Can someone charge interest on a personal loan after the fact?
Saint Petersburg, FL |
never signed a contract or agreed to pay interest on the loan and the loan has been paid off. the person is coming back after the fact (bitter) and now says they want to charge me interest on that loan.
Do you have a receipt that shows the debt was "paid in full" or a $-0- balance. If so, they are out of luck.
Otherwise, you may be out of luck. The law allows a creditor to charge interest on a debt. In the absence of a written agreement, the default interest rate, which in 2010 and 2011 is 6% applies. There is a separate rate for each year that the money was owed.
However, if the facts and circumstances show that the creditor did not seek recovery of interest until LONG after the debt was paid, if the case goes to trial a judge might decide that the creditor waived his/her right to claim interest. So much of this is a fact driven that there is no way without a full consultation for an attorney here on Avvo to give you a more definitive opinion.
I hope you found this response to be of assistance.
This response shall not be considered the rendering of legal advise but instead a general response to a general question. While Avvo is a wonderful resource, nothing can be a substitute for an in-depth consultation with an attorney in the jurisdiction in which the law is to be applied. This response shall not be deemed to create an attorney-client relationship, nor shall it create an obligation on the part of the attorney to respond to further inquiry from the questioner.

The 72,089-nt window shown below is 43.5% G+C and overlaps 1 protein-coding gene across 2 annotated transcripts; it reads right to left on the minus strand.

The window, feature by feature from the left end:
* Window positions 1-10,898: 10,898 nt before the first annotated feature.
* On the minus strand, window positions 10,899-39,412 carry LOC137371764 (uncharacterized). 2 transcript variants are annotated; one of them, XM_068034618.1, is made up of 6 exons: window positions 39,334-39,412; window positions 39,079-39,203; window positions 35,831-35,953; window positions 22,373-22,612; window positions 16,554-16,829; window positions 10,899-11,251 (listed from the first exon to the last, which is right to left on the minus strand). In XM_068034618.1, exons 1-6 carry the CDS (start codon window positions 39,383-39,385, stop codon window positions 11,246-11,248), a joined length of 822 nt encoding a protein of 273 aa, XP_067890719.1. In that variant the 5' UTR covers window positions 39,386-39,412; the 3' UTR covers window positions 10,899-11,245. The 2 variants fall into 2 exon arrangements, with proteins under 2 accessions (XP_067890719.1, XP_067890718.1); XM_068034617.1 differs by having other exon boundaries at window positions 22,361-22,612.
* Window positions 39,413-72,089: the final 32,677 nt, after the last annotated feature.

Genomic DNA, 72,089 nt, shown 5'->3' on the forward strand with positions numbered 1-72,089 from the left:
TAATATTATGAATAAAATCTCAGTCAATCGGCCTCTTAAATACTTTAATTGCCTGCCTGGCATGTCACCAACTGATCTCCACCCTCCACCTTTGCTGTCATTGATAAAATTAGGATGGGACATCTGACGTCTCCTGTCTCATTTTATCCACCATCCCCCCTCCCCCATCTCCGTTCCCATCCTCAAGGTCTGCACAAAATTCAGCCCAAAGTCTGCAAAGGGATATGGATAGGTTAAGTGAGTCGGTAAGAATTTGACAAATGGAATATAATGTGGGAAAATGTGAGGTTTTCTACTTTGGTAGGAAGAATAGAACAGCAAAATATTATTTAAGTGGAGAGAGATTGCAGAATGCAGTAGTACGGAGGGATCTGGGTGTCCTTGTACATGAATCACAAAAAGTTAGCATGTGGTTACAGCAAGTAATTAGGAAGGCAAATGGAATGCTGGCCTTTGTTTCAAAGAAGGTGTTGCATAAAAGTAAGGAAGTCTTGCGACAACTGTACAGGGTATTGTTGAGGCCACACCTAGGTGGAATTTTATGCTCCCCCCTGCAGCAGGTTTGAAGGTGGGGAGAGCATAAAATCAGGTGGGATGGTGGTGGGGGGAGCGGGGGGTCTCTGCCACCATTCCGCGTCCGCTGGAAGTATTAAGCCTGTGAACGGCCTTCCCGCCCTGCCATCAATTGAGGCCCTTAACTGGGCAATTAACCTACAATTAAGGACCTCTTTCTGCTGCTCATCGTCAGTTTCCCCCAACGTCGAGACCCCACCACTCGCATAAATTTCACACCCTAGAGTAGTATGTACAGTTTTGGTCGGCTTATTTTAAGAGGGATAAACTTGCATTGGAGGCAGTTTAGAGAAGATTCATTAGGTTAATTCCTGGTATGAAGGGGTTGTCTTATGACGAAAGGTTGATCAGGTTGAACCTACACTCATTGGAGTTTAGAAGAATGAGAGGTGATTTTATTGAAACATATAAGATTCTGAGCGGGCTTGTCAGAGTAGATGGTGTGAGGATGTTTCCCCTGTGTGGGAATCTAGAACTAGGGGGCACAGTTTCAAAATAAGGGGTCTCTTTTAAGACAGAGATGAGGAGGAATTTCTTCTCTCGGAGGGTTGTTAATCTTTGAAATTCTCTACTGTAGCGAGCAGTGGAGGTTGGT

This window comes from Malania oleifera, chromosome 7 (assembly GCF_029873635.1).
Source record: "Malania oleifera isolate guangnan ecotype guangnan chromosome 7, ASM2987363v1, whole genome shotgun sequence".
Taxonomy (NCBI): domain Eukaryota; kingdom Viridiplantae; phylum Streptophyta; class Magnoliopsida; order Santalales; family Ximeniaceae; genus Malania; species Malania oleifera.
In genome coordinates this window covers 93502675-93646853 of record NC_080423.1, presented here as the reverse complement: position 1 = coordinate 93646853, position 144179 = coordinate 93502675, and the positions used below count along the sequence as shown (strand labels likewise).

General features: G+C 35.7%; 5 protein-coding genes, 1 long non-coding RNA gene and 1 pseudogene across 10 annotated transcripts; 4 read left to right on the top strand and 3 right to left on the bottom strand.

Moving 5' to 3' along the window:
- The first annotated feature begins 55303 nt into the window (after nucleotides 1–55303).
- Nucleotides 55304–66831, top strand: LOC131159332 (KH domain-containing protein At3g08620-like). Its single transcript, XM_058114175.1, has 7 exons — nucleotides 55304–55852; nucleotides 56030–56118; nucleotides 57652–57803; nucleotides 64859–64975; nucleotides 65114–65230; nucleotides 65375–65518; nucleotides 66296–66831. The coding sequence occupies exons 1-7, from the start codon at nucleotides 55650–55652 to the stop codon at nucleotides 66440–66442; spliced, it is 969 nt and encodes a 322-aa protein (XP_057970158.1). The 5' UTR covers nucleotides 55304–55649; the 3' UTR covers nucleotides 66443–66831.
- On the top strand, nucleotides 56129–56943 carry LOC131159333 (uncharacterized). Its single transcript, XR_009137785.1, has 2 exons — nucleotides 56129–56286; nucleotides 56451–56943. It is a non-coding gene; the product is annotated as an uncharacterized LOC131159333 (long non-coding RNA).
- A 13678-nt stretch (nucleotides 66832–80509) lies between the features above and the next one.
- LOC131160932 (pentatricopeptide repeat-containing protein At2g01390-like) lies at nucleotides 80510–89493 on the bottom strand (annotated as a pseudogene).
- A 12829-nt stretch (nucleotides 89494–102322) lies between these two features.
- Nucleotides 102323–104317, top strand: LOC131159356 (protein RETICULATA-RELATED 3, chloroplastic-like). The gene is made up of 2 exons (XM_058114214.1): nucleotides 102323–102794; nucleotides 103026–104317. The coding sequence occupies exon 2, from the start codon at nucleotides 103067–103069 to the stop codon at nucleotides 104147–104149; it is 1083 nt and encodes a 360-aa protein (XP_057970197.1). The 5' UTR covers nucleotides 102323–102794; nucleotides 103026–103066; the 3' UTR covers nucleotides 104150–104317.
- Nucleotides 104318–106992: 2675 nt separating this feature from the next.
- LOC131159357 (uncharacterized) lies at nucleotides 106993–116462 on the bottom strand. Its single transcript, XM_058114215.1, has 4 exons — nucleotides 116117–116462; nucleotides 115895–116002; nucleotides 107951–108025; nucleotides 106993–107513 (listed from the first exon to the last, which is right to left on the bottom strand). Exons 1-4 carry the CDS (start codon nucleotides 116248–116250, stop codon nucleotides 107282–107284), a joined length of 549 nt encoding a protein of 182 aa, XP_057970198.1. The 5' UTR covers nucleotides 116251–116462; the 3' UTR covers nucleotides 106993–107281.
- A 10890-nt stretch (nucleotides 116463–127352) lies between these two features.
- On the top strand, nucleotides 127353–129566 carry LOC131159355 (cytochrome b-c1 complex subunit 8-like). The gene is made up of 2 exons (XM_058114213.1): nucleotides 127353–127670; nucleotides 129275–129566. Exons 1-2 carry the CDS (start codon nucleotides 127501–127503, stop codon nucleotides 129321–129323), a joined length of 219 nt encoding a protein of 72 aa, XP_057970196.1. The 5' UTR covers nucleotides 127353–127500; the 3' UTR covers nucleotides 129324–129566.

In Florida, a verbal contract is binding. However, it is much more difficult to prove than a written contract. The terms of the contract will determine whether interest can be charged. If there was an agreement to pay for interest, and if it can be proven for your oral contract, it will generally be enforceable. However, if your verbal contract did not provide for payment of interest, and if you paid it back under those terms and the other person accepted those payments without any objection, their after-the-fact claim for interest is likely to be unenforceable. And remember, the person who files a lawsuit for breach of contract has the burden of proof to demonstrate with evidence that the contract was breached.
If you did not agree to pay interest, and the loan is paid off, then the deal is done. If the lender wants to sue you, the burden will be on him/her to prove that interest is owed, and it sounds like this will be diffucult for the lender to prove. Terms of the contract cannot be modified, without consent of the parties. If you are sued, consult with a attorney so that you can properly raise all defenses that are available to you.
I am an attorney who is only licensed in the State of Florida. My answer is general legal advice based upon what I perceive your question to be, and should not be relied upon because every person's facts and circumstances are unique, and because specific laws vary from state to state. To completely evaluate a legal issue requires reviewing and evaluating all relevant facts, applicable laws and other information. My answer does not create an attorney-client relationship, and offered for informational purposes only.